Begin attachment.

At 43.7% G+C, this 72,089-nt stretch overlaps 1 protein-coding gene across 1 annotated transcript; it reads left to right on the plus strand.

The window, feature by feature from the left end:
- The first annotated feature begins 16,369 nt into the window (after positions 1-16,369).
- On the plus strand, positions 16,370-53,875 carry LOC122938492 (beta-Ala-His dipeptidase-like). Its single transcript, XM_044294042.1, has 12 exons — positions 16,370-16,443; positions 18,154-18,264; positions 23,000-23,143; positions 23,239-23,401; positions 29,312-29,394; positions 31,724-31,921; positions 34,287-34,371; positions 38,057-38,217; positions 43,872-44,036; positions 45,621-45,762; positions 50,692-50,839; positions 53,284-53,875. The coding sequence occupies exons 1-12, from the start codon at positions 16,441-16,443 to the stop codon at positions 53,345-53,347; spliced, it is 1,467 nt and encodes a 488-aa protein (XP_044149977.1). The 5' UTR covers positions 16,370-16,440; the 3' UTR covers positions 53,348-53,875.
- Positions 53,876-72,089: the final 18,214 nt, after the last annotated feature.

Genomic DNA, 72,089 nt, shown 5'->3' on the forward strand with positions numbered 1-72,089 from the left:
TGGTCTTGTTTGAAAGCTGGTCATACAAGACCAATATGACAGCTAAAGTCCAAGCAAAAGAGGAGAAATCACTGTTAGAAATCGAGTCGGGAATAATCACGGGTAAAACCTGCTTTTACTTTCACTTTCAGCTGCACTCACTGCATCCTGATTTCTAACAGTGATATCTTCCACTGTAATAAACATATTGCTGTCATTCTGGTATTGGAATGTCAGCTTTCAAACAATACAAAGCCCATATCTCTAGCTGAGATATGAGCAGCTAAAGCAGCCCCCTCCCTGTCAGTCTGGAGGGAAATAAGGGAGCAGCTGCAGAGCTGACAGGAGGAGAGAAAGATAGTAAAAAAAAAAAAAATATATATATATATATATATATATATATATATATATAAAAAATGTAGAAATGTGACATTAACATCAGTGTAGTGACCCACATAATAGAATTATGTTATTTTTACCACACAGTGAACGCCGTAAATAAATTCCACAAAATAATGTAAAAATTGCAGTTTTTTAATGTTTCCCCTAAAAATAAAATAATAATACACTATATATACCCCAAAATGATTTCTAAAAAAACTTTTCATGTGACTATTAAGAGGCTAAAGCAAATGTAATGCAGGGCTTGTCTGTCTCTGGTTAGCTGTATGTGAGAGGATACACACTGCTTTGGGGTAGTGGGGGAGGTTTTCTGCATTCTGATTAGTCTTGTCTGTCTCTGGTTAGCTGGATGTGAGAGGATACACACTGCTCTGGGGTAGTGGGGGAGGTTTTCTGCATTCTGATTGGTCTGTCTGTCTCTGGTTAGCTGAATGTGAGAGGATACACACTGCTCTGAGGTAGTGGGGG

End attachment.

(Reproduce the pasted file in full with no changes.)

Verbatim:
At 43.7% G+C, this 72,089-nt stretch overlaps 1 protein-coding gene across 1 annotated transcript; it reads left to right on the plus strand.

The window, feature by feature from the left end:
- The first annotated feature begins 16,369 nt into the window (after positions 1-16,369).
- On the plus strand, positions 16,370-53,875 carry LOC122938492 (beta-Ala-His dipeptidase-like). Its single transcript, XM_044294042.1, has 12 exons — positions 16,370-16,443; positions 18,154-18,264; positions 23,000-23,143; positions 23,239-23,401; positions 29,312-29,394; positions 31,724-31,921; positions 34,287-34,371; positions 38,057-38,217; positions 43,872-44,036; positions 45,621-45,762; positions 50,692-50,839; positions 53,284-53,875. The coding sequence occupies exons 1-12, from the start codon at positions 16,441-16,443 to the stop codon at positions 53,345-53,347; spliced, it is 1,467 nt and encodes a 488-aa protein (XP_044149977.1). The 5' UTR covers positions 16,370-16,440; the 3' UTR covers positions 53,348-53,875.
- Positions 53,876-72,089: the final 18,214 nt, after the last annotated feature.

Genomic DNA, 72,089 nt, shown 5'->3' on the forward strand with positions numbered 1-72,089 from the left:
TGGTCTTGTTTGAAAGCTGGTCATACAAGACCAATATGACAGCTAAAGTCCAAGCAAAAGAGGAGAAATCACTGTTAGAAATCGAGTCGGGAATAATCACGGGTAAAACCTGCTTTTACTTTCACTTTCAGCTGCACTCACTGCATCCTGATTTCTAACAGTGATATCTTCCACTGTAATAAACATATTGCTGTCATTCTGGTATTGGAATGTCAGCTTTCAAACAATACAAAGCCCATATCTCTAGCTGAGATATGAGCAGCTAAAGCAGCCCCCTCCCTGTCAGTCTGGAGGGAAATAAGGGAGCAGCTGCAGAGCTGACAGGAGGAGAGAAAGATAGTAAAAAAAAAAAAAATATATATATATATATATATATATATATATATATATAAAAAATGTAGAAATGTGACATTAACATCAGTGTAGTGACCCACATAATAGAATTATGTTATTTTTACCACACAGTGAACGCCGTAAATAAATTCCACAAAATAATGTAAAAATTGCAGTTTTTTAATGTTTCCCCTAAAAATAAAATAATAATACACTATATATACCCCAAAATGATTTCTAAAAAAACTTTTCATGTGACTATTAAGAGGCTAAAGCAAATGTAATGCAGGGCTTGTCTGTCTCTGGTTAGCTGTATGTGAGAGGATACACACTGCTTTGGGGTAGTGGGGGAGGTTTTCTGCATTCTGATTAGTCTTGTCTGTCTCTGGTTAGCTGGATGTGAGAGGATACACACTGCTCTGGGGTAGTGGGGGAGGTTTTCTGCATTCTGATTGGTCTGTCTGTCTCTGGTTAGCTGAATGTGAGAGGATACACACTGCTCTGAGGTAGTGGGGG